|2||*||Braen, Power Distribution for Large Scale IC Devices , IBM TDB, vol. 16, No. 7, Dec. 1973, pp. 2308 2309.|
|3||Dahmen, "Measuring the Contact Resistance of Metallization on Silicon", IBM TDB, vol. 14, No. 3, Aug. 1971 p. 969.|
|4||*||Dahmen, Measuring the Contact Resistance of Metallization on Silicon , IBM TDB, vol. 14, No. 3, Aug. 1971 p. 969.|
|Citing Patent||Filing date||Publication date||Applicant||Title|
|US6376913 *||Aug 13, 1999||Apr 23, 2002||Siemens Aktiengesellschaft||Integrated semiconductor chip having leads to one or more external terminals|
|US6713374||Dec 29, 2000||Mar 30, 2004||Formfactor, Inc.||Interconnect assemblies and methods|
|US7435108||Jul 30, 1999||Oct 14, 2008||Formfactor, Inc.||Variable width resilient conductive contact structures|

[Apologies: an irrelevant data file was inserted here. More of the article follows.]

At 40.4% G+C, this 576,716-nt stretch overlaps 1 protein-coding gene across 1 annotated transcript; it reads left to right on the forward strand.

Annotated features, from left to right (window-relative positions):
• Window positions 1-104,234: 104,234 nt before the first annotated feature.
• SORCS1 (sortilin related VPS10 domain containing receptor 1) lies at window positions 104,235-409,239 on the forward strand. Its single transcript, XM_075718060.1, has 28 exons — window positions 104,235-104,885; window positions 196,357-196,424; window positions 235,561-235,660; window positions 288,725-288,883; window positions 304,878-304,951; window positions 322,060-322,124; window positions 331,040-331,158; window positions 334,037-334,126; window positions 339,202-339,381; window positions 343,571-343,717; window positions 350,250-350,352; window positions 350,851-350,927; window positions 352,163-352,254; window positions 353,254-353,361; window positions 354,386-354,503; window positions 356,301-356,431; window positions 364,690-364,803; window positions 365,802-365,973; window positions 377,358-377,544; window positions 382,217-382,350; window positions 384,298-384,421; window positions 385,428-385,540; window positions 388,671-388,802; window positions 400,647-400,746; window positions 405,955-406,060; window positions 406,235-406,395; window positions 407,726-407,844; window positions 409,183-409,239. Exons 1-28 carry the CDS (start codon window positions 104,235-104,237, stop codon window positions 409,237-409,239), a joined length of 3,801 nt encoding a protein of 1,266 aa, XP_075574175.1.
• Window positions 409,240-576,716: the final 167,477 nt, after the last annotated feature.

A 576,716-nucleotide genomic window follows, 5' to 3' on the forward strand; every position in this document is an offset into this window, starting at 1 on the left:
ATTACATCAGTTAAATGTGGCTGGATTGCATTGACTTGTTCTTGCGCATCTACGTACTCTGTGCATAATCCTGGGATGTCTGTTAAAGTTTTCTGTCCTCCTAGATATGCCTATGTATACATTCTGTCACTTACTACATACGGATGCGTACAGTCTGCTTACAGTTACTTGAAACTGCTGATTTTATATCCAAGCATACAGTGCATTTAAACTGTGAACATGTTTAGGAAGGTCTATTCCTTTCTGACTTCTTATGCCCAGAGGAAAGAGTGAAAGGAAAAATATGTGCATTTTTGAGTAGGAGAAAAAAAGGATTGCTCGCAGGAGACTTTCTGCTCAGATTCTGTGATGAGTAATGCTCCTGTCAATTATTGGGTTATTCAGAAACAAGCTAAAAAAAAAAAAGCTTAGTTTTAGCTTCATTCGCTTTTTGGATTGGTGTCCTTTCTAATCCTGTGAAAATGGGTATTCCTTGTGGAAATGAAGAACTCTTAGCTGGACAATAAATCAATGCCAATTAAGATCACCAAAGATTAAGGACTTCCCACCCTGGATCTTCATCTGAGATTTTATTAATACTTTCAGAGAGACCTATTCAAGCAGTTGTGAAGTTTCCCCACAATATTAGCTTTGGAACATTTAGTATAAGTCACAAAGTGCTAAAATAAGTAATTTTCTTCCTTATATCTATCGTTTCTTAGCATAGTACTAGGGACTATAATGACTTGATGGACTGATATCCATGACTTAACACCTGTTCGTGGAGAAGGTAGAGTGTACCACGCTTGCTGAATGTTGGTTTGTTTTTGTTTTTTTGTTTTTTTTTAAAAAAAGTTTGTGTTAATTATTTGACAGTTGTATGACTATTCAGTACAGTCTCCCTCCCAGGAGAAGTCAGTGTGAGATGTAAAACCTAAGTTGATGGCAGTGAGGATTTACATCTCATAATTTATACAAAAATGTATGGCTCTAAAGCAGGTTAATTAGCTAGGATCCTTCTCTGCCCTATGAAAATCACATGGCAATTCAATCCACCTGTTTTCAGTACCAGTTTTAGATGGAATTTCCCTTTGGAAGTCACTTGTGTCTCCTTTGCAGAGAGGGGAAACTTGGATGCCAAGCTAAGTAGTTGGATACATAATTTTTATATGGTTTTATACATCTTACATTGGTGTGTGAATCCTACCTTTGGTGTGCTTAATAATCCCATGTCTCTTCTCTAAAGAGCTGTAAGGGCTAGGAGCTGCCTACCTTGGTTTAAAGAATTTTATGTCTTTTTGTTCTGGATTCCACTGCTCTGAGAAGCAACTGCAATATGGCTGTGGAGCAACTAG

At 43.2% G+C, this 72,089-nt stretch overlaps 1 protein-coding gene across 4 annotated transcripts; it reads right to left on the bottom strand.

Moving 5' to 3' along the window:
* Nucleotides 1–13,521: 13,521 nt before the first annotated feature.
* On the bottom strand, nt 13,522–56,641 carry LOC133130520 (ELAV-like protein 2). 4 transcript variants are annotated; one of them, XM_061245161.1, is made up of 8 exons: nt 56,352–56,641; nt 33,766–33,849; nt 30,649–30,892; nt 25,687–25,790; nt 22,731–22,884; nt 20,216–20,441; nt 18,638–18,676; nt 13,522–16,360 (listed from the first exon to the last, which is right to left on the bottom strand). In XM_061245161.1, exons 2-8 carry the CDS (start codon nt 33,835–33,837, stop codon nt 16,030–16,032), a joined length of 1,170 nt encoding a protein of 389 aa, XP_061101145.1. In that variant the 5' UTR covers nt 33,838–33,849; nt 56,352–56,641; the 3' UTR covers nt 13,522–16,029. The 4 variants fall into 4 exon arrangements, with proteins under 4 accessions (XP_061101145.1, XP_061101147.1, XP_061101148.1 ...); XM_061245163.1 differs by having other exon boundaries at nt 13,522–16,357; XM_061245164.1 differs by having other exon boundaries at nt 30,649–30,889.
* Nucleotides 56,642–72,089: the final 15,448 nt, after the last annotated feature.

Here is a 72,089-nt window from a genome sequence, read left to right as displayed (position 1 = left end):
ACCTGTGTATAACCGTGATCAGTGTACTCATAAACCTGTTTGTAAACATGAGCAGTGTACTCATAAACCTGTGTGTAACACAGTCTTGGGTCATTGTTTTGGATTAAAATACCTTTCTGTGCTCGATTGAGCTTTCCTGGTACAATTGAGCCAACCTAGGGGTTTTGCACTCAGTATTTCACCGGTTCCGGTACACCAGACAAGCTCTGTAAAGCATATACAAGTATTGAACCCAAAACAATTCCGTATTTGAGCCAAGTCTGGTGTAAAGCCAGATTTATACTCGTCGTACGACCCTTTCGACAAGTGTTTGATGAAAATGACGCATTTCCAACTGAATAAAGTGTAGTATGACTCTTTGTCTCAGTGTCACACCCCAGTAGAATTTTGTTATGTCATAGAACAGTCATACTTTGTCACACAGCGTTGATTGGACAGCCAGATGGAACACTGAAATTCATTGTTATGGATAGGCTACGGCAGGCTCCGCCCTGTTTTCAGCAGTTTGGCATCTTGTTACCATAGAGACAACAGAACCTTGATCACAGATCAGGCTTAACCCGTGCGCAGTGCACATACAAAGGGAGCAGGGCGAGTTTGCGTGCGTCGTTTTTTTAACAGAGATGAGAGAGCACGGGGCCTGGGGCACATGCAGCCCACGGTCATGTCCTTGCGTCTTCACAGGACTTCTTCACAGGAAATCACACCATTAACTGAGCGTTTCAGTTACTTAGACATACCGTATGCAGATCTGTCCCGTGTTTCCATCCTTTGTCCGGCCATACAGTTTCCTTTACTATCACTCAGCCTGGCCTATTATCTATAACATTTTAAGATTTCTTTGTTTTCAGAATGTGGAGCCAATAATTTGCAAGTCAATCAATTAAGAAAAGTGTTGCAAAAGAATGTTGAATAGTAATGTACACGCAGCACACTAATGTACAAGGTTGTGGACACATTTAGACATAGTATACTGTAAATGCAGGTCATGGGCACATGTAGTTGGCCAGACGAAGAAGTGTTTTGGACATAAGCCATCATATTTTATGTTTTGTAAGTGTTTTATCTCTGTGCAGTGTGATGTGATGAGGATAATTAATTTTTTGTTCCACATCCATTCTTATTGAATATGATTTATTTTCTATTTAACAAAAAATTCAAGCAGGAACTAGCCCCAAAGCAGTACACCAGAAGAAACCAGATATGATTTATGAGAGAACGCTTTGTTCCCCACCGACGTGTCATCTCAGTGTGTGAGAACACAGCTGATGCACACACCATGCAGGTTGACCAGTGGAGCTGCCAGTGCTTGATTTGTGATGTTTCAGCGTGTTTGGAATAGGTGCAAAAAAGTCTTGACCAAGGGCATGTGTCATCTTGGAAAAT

|US7808110 *||Jan 30, 2008||Oct 5, 2010||Siliconware Precision Industries Co., Ltd.||Semiconductor package substrate|
|US20080185726 *||Jan 30, 2008||Aug 7, 2008||Siliconware Precision Industries Co., Ltd.||Semiconductor package substrate|
|U.S. Classification||257/758, 257/775, 257/774, 257/E23.015, 257/E23.153, 257/E23.02|
|International Classification||H01L23/482, H01L23/528, H01L27/02, H01L23/485|
|Cooperative Classification||H01L27/0207, H01L2924/01006, H01L2224/05599, H01L2924/01033, H01L2924/01005, H01L2224/85399, H01L2924/14, H01L23/5286, H01L23/4824, H01L2924/00014, H01L24/05|
|European Classification||H01L24/02, H01L23/482E, H01L27/02B2, H01L23/528P|
|May 28, 1991||AS||Assignment|
Owner name: NCR CORPORATION A CORPORATION OF MD, OHIO
Free format text: ASSIGNMENT OF ASSIGNORS INTEREST.;ASSIGNORS:WALDRON, ROBERT D.;CRAFTS, HAROLD S.;REEL/FRAME:005723/0789
Effective date: 19910517
|Mar 14, 1995||AS||Assignment|
Owner name: HYUNDAI ELECTRONICS AMERICA
Free format text: ASSIGNMENT OF ASSIGNORS INTEREST;ASSIGNOR:AT&T GLOBAL INFORMATION SOLUTIONS COMPANY (FORMERLY KNOWN AS NCR CORPORATION);REEL/FRAME:007408/0104